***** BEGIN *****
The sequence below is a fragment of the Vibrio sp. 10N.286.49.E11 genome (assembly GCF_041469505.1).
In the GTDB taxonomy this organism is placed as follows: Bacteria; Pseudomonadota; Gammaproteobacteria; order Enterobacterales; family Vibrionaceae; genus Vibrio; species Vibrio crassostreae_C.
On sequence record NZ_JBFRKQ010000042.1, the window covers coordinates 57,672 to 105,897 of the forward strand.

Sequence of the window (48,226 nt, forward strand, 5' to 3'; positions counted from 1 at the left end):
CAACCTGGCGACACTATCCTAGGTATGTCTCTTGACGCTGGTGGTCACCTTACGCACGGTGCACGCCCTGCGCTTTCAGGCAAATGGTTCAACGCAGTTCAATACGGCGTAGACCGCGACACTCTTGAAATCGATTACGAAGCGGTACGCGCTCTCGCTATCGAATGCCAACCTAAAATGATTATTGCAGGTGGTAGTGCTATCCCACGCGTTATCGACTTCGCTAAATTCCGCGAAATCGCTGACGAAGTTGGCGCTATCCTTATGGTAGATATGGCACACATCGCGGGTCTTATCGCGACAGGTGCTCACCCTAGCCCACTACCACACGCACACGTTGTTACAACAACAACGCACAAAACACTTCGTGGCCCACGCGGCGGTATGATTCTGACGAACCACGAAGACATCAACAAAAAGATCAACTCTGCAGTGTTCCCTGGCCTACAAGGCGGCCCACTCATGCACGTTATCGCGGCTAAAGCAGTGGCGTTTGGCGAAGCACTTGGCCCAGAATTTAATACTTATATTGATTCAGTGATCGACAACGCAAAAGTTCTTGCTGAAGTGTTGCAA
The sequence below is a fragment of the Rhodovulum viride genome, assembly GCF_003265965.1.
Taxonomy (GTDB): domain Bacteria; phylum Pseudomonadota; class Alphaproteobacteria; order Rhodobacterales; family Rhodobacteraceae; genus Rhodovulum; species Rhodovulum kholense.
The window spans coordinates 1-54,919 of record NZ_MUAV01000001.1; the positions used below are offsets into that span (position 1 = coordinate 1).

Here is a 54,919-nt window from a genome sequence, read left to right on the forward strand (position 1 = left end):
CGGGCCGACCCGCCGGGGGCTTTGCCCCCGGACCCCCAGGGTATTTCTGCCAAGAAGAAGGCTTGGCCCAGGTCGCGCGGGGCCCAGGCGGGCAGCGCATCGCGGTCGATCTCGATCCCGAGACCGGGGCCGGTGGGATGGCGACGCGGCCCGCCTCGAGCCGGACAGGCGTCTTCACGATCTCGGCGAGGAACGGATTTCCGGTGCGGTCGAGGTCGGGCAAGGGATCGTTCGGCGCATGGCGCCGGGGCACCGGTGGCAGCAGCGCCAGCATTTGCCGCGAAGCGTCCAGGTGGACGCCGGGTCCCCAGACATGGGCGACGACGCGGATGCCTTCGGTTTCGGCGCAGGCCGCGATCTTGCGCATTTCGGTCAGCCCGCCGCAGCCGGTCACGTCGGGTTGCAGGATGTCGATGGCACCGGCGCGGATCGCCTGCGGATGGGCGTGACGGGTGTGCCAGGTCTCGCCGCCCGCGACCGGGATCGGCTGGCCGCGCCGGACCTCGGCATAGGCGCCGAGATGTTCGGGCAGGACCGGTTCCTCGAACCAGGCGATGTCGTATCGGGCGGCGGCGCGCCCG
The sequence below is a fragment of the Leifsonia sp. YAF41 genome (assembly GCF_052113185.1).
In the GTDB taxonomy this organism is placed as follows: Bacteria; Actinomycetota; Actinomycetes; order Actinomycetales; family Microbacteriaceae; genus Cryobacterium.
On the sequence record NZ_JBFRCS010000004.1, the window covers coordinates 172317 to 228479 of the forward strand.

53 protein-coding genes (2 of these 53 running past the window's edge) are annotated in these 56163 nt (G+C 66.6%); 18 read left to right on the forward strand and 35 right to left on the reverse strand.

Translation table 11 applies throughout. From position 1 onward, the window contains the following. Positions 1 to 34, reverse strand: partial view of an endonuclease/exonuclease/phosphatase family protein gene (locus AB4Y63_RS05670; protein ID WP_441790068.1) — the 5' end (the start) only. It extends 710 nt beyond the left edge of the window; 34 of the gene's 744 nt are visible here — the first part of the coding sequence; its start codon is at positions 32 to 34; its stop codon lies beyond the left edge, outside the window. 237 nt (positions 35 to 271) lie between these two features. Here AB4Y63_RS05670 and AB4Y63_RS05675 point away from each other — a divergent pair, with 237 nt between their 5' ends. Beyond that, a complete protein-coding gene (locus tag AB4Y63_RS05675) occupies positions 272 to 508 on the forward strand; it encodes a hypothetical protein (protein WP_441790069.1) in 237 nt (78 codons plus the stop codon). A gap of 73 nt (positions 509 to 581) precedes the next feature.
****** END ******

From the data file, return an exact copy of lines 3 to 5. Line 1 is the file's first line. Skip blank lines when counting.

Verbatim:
On sequence record NZ_JBFRKQ010000042.1, the window covers coordinates 57,672 to 105,897 of the forward strand.

Sequence of the window (48,226 nt, forward strand, 5' to 3'; positions counted from 1 at the left end):
CAACCTGGCGACACTATCCTAGGTATGTCTCTTGACGCTGGTGGTCACCTTACGCACGGTGCACGCCCTGCGCTTTCAGGCAAATGGTTCAACGCAGTTCAATACGGCGTAGACCGCGACACTCTTGAAATCGATTACGAAGCGGTACGCGCTCTCGCTATCGAATGCCAACCTAAAATGATTATTGCAGGTGGTAGTGCTATCCCACGCGTTATCGACTTCGCTAAATTCCGCGAAATCGCTGACGAAGTTGGCGCTATCCTTATGGTAGATATGGCACACATCGCGGGTCTTATCGCGACAGGTGCTCACCCTAGCCCACTACCACACGCACACGTTGTTACAACAACAACGCACAAAACACTTCGTGGCCCACGCGGCGGTATGATTCTGACGAACCACGAAGACATCAACAAAAAGATCAACTCTGCAGTGTTCCCTGGCCTACAAGGCGGCCCACTCATGCACGTTATCGCGGCTAAAGCAGTGGCGTTTGGCGAAGCACTTGGCCCAGAATTTAATACTTATATTGATTCAGTGATCGACAACGCAAAAGTTCTTGCTGAAGTGTTGCAA